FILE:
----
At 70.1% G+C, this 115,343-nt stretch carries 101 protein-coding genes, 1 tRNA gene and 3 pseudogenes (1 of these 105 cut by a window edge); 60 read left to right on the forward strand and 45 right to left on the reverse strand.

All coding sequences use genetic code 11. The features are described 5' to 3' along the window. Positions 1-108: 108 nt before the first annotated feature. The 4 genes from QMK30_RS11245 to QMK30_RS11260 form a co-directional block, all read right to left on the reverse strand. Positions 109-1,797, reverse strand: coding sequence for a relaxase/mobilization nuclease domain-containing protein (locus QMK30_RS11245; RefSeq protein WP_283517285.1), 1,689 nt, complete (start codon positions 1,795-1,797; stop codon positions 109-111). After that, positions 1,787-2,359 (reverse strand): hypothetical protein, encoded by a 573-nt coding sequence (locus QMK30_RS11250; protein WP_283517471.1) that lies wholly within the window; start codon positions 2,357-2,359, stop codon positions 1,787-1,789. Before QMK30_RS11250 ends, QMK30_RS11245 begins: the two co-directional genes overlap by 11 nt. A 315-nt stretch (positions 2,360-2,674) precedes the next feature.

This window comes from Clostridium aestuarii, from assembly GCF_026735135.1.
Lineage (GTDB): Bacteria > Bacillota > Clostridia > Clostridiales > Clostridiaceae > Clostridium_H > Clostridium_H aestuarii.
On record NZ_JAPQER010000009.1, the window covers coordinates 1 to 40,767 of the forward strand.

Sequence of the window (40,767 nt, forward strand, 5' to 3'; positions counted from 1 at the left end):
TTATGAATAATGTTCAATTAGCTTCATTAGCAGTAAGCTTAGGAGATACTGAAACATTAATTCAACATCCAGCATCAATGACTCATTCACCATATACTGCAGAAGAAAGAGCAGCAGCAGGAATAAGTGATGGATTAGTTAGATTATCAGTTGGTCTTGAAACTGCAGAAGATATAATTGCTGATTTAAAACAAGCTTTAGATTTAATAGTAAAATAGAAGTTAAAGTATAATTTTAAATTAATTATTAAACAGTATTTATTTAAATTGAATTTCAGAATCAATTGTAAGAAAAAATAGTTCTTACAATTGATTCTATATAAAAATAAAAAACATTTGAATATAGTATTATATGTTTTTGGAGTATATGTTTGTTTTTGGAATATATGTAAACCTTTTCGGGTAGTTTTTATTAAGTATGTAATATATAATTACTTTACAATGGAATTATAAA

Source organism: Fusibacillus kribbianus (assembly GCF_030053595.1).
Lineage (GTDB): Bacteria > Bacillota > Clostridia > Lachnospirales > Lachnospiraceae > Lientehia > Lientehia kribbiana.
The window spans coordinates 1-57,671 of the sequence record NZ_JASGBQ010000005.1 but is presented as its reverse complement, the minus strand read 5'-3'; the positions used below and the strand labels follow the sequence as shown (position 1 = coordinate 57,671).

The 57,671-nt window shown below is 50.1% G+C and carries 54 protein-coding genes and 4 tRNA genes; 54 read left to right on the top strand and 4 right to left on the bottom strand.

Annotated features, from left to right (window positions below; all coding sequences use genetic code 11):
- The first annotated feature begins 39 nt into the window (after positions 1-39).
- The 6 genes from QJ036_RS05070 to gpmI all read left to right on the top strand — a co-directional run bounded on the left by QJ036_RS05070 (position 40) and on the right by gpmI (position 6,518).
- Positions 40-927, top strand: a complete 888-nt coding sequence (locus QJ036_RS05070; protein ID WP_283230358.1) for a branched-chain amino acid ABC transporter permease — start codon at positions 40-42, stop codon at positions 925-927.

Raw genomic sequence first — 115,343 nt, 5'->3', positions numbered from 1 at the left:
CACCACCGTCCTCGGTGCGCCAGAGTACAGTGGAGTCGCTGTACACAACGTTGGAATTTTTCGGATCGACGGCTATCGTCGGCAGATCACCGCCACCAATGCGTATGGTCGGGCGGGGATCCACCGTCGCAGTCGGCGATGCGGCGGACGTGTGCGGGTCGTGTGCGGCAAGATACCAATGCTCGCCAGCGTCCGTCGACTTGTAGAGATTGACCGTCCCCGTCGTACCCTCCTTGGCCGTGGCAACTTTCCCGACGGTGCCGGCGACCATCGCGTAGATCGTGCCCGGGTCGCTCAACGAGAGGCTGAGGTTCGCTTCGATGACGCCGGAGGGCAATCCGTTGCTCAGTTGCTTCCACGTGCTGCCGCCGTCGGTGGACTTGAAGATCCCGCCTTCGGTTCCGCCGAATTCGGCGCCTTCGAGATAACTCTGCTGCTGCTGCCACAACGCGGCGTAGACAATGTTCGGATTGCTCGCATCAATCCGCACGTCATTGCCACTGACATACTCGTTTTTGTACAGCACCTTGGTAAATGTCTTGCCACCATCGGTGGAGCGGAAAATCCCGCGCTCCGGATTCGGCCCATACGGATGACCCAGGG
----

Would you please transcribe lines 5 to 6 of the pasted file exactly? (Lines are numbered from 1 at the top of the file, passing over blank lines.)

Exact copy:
On record NZ_JAPQER010000009.1, the window covers coordinates 1 to 40,767 of the forward strand.

Sequence of the window (40,767 nt, forward strand, 5' to 3'; positions counted from 1 at the left end):